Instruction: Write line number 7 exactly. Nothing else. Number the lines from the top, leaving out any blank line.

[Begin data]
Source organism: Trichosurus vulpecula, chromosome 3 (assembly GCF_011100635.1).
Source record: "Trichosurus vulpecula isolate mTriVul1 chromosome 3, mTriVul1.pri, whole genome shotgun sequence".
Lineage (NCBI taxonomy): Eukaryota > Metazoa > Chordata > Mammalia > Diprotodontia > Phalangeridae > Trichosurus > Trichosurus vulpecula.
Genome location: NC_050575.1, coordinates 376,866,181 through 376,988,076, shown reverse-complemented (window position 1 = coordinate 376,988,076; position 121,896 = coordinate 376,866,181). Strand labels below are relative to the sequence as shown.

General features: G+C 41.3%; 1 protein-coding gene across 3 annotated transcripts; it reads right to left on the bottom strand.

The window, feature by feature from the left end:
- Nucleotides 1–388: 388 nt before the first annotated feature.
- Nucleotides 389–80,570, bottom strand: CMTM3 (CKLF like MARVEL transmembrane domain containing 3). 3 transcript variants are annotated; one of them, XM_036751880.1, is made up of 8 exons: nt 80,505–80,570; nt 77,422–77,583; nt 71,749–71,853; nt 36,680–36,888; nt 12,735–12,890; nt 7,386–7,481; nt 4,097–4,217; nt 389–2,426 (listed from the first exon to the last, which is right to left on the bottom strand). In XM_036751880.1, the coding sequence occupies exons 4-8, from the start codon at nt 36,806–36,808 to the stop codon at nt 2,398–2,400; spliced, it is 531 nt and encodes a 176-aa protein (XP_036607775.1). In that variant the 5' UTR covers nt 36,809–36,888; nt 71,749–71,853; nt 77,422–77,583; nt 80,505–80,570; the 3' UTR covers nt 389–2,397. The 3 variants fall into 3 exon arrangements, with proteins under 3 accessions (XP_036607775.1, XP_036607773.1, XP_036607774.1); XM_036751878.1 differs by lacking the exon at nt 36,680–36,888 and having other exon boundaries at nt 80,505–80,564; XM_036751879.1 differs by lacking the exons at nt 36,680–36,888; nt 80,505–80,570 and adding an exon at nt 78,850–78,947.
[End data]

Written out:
- Nucleotides 1–388: 388 nt before the first annotated feature.